Author: Associate Prof Siow Woei Yun, Raffles Hospital

Fifty percent of women will suffer at least one urinary tract infection during their lifetimes. Some will experience recurrent urinary tract infections. Frequent urinary infections may result in long-term adverse consequences on the organs involved e.g. the bladder and the kidney.

Urinary tract infections more commonly affect the bladder than the kidney. This is because the entry of bacteria into the urinary system is usually via the urethra, in which case, the bladder is the first target of infection. Infection of the bladder is also known as “cystitis”.
Infection of the bladder and urethra results in bladder and urethral inflammation. The common symptoms of bladder and urethra infection include:

  • Increased urinary frequency
  • Pain over the bladder i.e. lower abdomen;
  • Pain during urination;
  • Blood stained urine (this occurs in more severe inflammation of the bladder)
  • Fever (this is associated with more severe infections).

If the infection is not treated timely, bacteria may ascend to the kidneys, in which case, there will be inflammation and pain over the kidneys i.e. loin pain. High, recurrent fever is also a typical feature of kidney infection. Kidney infection is a more serious form of urinary infection compared to bladder infection. The former is occasionally life-threatening particularly, in older people and immuno-compromised individuals.

Recurrent bladder infections may result in a state of chronic inflammation where the symptoms of bladder infection persist despite an absence of bacteria within the urine. Similarly, recurrent kidney infections may result in the development of kidney scars and in the long-term, impaired kidney function. Thus, the timely treatment of urinary tract infections is important. The prevention of recurrent urinary tract infections is even more important. This begins with a thorough evaluation of the urinary system to exclude abnormalities of structure and function. Specific risks contributing to recurrent infections include urinary stone disease, congenital abnormalities of the urinary system and abnormalities of urinary flow. These conditions need to be treated before recurrent urinary infections can be checked. Thereafter, various preventive strategies can be implemented to reduce the frequency of recurrent infections.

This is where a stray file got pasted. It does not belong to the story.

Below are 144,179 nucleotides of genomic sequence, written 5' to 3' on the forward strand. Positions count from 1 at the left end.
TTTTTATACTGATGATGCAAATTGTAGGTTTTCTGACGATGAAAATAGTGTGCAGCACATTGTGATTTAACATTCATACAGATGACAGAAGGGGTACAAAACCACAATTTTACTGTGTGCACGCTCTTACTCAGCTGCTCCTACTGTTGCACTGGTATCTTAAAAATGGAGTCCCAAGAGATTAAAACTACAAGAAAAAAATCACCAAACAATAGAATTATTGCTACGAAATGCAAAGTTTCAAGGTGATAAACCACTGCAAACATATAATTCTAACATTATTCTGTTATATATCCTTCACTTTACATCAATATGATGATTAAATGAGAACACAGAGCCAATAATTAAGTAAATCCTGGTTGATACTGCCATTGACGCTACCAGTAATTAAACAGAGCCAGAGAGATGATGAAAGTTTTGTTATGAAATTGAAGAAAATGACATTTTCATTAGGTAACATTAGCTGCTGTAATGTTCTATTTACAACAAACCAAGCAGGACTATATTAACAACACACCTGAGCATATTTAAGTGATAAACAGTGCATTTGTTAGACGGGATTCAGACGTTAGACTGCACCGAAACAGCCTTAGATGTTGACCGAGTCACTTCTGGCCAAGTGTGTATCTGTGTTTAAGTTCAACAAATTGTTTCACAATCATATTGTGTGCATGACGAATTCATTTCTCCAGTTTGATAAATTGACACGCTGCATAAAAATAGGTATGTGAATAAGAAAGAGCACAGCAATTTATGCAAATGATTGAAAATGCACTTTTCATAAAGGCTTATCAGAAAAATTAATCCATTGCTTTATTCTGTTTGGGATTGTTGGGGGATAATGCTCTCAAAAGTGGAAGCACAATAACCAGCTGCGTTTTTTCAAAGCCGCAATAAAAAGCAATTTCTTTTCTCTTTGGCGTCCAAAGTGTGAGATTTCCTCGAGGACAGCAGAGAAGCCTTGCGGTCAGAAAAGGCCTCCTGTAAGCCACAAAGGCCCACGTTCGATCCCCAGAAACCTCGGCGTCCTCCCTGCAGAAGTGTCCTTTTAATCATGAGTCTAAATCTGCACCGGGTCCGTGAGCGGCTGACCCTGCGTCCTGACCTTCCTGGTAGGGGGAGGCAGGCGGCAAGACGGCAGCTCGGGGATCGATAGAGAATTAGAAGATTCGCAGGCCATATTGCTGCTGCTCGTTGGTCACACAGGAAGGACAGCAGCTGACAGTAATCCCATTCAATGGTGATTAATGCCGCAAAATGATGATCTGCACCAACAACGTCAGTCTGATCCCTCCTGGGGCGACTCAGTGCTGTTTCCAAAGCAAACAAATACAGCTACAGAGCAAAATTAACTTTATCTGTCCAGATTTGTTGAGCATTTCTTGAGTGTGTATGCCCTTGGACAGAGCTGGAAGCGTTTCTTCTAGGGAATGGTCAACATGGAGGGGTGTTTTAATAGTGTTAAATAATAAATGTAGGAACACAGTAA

The short length of the female urethra and its opening in the vulval vestibule are both risk factors for urinary tract infections in females. Bacteria can easily “migrate” from the vagina into the bladder or from the external environment into the bladder, via the short urethra. Improper or inadequate hygiene can also transfer bacteria from the intestines into the bladder. Bacteria that is benign in its native environment may cause diseases when transferred to a new environment. Thus, urinary tract infections often result from bacteria that is native to the vagina and the intestines.

The most important preventive measure against urinary tract infection is adequate hydration. This ensures sufficient urine output to cleanse the urinary system. In general, the average size adult will require approximately 1.5 – 2 litres of fluid per day. Additional fluid that is lost through physical activities must also be replaced.

To avoid post-coital i.e. post-intercourse urinary tract infections, passing urine after sexual intercourse is advisable. Also, attention to personal hygiene is important to prevent the transfer of intestinal bacteria into the urinary system.

Cranberry and probiotic preparations are useful nutritional supplements to prevent recurrent urinary tract infections in susceptible populations.

Long term/regular antibiotic usage can prevent recurrent urinary tract infections, but this therapeutic modality is associated with potentially serious side effects and should only be used as a last resort and under the directions of a urinary tract specialist.